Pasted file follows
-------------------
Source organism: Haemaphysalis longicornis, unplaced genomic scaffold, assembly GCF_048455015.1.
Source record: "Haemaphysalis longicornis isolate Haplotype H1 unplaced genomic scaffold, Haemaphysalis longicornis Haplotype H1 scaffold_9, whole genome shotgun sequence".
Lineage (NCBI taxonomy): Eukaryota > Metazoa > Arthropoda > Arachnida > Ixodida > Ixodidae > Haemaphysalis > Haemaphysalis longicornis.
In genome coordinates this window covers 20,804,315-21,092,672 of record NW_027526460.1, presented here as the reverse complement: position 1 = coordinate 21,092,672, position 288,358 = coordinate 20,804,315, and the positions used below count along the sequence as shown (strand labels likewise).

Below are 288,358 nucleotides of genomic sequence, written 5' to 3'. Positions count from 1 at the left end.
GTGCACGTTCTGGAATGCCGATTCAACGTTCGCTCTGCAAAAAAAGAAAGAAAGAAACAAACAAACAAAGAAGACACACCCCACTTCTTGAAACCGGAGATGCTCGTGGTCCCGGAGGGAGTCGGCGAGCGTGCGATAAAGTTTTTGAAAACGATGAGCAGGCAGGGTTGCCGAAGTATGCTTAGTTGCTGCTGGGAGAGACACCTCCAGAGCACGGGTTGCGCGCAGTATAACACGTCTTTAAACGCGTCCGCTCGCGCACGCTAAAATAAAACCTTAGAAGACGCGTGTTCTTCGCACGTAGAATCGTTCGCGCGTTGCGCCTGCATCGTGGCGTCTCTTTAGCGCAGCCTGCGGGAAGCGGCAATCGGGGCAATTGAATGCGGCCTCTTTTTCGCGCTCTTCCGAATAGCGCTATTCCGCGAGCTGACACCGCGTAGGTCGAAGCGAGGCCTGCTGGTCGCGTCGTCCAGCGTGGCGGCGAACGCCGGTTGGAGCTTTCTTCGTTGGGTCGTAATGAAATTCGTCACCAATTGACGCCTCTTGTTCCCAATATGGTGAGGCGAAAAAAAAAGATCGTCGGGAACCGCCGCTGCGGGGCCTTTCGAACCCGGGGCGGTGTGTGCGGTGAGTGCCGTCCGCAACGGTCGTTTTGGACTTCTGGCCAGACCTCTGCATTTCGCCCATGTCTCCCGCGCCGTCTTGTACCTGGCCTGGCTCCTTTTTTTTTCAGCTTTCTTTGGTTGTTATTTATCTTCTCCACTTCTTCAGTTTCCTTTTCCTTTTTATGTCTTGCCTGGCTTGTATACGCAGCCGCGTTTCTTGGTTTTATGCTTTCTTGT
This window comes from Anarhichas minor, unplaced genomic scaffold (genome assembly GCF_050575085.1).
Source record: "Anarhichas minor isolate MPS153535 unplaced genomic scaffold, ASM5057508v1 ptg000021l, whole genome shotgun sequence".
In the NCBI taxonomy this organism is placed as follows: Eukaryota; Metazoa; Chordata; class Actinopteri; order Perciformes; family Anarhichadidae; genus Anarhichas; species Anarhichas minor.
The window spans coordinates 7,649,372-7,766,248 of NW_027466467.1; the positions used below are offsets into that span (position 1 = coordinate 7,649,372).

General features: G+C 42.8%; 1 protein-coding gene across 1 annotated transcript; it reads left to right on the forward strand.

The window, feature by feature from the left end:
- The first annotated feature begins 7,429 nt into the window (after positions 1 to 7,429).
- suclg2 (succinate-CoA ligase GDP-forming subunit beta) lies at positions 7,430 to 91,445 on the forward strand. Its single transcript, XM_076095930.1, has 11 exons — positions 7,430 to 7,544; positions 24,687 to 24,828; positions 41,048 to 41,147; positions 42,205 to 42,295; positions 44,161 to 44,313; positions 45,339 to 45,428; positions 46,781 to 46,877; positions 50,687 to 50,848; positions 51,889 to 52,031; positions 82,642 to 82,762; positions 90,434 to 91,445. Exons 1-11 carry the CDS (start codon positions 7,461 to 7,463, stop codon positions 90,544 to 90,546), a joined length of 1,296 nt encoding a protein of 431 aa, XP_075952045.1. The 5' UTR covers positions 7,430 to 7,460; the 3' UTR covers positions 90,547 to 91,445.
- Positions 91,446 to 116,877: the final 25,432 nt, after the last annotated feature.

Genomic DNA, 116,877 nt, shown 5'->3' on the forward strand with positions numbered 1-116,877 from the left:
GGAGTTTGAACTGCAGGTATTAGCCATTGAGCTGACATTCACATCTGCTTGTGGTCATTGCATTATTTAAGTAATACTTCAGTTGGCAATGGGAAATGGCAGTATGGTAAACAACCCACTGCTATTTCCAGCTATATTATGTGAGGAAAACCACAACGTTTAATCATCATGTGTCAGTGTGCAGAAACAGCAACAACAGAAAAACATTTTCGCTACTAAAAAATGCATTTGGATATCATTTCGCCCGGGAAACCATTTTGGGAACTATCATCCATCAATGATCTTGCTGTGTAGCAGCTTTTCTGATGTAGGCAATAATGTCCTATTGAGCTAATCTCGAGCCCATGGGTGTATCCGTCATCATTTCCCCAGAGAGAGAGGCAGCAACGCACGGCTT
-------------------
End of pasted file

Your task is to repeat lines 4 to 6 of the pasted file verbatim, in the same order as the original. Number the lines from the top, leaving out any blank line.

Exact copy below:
In genome coordinates this window covers 20,804,315-21,092,672 of record NW_027526460.1, presented here as the reverse complement: position 1 = coordinate 21,092,672, position 288,358 = coordinate 20,804,315, and the positions used below count along the sequence as shown (strand labels likewise).

Below are 288,358 nucleotides of genomic sequence, written 5' to 3'. Positions count from 1 at the left end.
GTGCACGTTCTGGAATGCCGATTCAACGTTCGCTCTGCAAAAAAAGAAAGAAAGAAACAAACAAACAAAGAAGACACACCCCACTTCTTGAAACCGGAGATGCTCGTGGTCCCGGAGGGAGTCGGCGAGCGTGCGATAAAGTTTTTGAAAACGATGAGCAGGCAGGGTTGCCGAAGTATGCTTAGTTGCTGCTGGGAGAGACACCTCCAGAGCACGGGTTGCGCGCAGTATAACACGTCTTTAAACGCGTCCGCTCGCGCACGCTAAAATAAAACCTTAGAAGACGCGTGTTCTTCGCACGTAGAATCGTTCGCGCGTTGCGCCTGCATCGTGGCGTCTCTTTAGCGCAGCCTGCGGGAAGCGGCAATCGGGGCAATTGAATGCGGCCTCTTTTTCGCGCTCTTCCGAATAGCGCTATTCCGCGAGCTGACACCGCGTAGGTCGAAGCGAGGCCTGCTGGTCGCGTCGTCCAGCGTGGCGGCGAACGCCGGTTGGAGCTTTCTTCGTTGGGTCGTAATGAAATTCGTCACCAATTGACGCCTCTTGTTCCCAATATGGTGAGGCGAAAAAAAAAGATCGTCGGGAACCGCCGCTGCGGGGCCTTTCGAACCCGGGGCGGTGTGTGCGGTGAGTGCCGTCCGCAACGGTCGTTTTGGACTTCTGGCCAGACCTCTGCATTTCGCCCATGTCTCCCGCGCCGTCTTGTACCTGGCCTGGCTCCTTTTTTTTTCAGCTTTCTTTGGTTGTTATTTATCTTCTCCACTTCTTCAGTTTCCTTTTCCTTTTTATGTCTTGCCTGGCTTGTATACGCAGCCGCGTTTCTTGGTTTTATGCTTTCTTGT